Despite admitting that she was scared of him in her never-ending quest to please him, thirty-five year old housewife and mother Alice Hyatt is devastated when her husband Donald is killed in an on the job traffic accident. With few job skills except that as a singer, Alice, along with her precocious eleven year old son Tommy, decides to move from their current home in Socorro, New Mexico to her home town of Monterrey, California, the only place she has ever felt happy. She plans on getting singing gigs along the way to earn money to get back to Monterrey by the end of the summer and the start of Tommy's school year. Alice's quest for a job at each stop leaves Tommy often to fend for himself, which may make Tommy even more precocious. His behavior is fostered by Alice, as their relationship is often more as trouble-making friends than mother and son. Alice's plans often do not end up as she envisions, especially as she is forced to take a waitressing job at Mel and Ruby's Diner in ... Written by
When I was younger, my sister and I would spend countless hours each day watching television. One of the programs we found ourselves glued to was Alice. For those who may not remember the show too clearly, one phrase may help jog your memory... "Kiss my grits!" If that didn't help, you probably have never seen the show (or as some folks may say... "it was before my time.")
Anyway... last night I saw a film titled Alice Doesn't Live Here Anymore. Upon starting the movie, all I knew about it was that it was directed by the great Martin Scorsese, and that it was about a widowed wife and her son who drive across the country. To my great surprise, the character Alice is the same character from the TV sitcom. I didn't put two and two together until halfway through the film when it showed the diner with Mel and the other two waitresses. It was fun to see the other characters like Flo, Vera and Mel (the movie's Mel was the same actor as the TV show's Mel). Many of the elements were similar between television and movie; the only noticeable difference was the tone. On television, the show was a sitcom comedy made to get a good laugh every few minutes.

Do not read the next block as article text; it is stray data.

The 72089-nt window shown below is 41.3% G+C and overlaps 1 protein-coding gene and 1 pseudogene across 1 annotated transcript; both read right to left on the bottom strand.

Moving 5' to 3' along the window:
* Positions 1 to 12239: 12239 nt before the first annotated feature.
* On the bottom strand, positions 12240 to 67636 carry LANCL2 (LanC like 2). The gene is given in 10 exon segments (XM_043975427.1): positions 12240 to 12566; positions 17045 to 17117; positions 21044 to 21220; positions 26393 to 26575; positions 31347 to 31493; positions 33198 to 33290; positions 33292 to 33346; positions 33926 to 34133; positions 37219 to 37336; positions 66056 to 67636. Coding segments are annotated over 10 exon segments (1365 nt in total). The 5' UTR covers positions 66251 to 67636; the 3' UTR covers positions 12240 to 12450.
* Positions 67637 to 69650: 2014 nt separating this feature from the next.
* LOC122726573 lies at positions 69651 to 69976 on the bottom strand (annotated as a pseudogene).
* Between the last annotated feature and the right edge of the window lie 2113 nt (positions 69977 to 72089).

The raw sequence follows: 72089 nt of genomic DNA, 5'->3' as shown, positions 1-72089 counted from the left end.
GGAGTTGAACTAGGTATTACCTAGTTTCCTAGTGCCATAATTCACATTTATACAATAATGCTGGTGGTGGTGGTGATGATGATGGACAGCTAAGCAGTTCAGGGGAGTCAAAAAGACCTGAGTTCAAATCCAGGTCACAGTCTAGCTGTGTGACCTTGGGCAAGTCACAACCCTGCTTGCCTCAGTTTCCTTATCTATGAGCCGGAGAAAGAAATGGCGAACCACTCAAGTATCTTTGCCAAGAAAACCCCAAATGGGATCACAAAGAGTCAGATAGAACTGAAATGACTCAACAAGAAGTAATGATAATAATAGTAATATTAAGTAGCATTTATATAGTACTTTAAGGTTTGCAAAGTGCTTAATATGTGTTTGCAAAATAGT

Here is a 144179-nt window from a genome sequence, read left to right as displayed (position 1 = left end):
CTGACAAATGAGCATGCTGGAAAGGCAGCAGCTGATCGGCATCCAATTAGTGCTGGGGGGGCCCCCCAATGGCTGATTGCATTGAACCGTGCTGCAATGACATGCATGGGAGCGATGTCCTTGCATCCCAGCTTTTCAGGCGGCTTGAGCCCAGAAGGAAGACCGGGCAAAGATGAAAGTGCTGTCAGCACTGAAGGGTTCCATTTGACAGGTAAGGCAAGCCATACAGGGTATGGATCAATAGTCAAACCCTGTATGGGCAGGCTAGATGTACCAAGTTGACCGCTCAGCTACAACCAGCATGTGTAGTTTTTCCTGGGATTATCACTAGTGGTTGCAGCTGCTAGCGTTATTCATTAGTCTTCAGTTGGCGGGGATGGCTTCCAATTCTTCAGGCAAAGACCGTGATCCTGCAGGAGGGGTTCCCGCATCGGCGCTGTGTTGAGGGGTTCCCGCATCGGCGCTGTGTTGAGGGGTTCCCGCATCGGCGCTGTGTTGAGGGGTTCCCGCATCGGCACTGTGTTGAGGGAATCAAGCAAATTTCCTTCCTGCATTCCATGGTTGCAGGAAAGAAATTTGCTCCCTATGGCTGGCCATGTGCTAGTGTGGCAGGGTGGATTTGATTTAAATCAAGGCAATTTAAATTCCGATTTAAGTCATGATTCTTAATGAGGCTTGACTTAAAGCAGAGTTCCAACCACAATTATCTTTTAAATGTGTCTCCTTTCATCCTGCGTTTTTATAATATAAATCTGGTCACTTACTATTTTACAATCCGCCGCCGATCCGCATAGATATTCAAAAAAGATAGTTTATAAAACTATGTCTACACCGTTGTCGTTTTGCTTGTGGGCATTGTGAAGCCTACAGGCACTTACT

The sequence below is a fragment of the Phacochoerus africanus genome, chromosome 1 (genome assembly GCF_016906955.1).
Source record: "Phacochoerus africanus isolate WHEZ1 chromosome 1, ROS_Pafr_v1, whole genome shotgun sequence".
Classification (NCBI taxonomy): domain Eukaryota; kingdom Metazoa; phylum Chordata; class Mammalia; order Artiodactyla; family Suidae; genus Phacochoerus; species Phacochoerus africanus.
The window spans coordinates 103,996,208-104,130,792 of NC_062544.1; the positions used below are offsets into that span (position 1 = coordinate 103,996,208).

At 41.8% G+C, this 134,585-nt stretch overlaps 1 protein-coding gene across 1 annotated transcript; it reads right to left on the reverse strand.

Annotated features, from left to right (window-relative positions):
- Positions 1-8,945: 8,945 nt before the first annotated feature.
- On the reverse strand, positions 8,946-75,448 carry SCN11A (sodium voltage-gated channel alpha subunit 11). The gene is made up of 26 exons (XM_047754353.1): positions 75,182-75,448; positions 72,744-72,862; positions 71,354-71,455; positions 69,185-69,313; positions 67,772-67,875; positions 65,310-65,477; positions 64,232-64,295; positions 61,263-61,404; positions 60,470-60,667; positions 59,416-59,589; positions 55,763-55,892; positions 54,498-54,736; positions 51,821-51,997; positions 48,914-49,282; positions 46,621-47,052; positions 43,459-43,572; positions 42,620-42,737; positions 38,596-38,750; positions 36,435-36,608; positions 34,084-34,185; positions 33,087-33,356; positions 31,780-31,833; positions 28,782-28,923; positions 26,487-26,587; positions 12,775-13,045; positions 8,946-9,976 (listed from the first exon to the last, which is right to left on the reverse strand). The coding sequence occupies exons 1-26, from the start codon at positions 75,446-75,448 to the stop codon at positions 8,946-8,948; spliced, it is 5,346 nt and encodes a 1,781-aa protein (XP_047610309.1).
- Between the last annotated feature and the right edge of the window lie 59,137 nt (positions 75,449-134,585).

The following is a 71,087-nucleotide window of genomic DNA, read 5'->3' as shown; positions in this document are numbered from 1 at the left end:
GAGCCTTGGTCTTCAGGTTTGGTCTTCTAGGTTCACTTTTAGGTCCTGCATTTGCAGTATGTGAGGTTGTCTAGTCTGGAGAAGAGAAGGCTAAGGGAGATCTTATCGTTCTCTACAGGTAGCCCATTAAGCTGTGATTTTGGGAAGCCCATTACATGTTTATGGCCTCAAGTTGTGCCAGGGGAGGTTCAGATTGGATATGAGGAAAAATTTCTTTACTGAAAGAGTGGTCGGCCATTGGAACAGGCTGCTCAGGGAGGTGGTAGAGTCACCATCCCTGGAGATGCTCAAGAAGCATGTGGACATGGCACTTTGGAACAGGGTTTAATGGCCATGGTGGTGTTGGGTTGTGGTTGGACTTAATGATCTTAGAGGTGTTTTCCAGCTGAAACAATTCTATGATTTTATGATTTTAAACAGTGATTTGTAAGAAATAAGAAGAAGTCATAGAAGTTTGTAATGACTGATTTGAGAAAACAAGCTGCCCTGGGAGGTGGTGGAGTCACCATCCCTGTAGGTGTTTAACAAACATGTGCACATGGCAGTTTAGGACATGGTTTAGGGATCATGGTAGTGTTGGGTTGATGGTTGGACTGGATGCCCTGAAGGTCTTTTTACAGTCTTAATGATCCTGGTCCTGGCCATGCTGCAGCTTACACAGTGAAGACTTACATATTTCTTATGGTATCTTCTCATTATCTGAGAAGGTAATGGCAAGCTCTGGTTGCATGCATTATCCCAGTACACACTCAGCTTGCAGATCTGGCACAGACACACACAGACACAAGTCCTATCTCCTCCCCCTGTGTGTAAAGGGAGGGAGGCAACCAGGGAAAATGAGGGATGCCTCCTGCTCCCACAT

The film, however, was a bit more serious because of various real life situations (relationships, child upbringing, death).
This coincidence made things much more interesting as the film continued. Don't get me wrong, the movie was pretty damn good already; I just seemed to enjoy it a bit more when I started putting the pieces together. Scorsese, once again, showed his incredible directing skills. He was able to bring the viewer into the extreme pain and desperation of the main character, while at the same time, show the positive things in Alice's life through his use of color and cinematography.
Overall, the film was enjoyable because it was quite heart warming (in contrast to the more famous gangster type films by Scorsese). It made me wish that either the television show were still on syndication, or that I get to chance to see this film sometime again.
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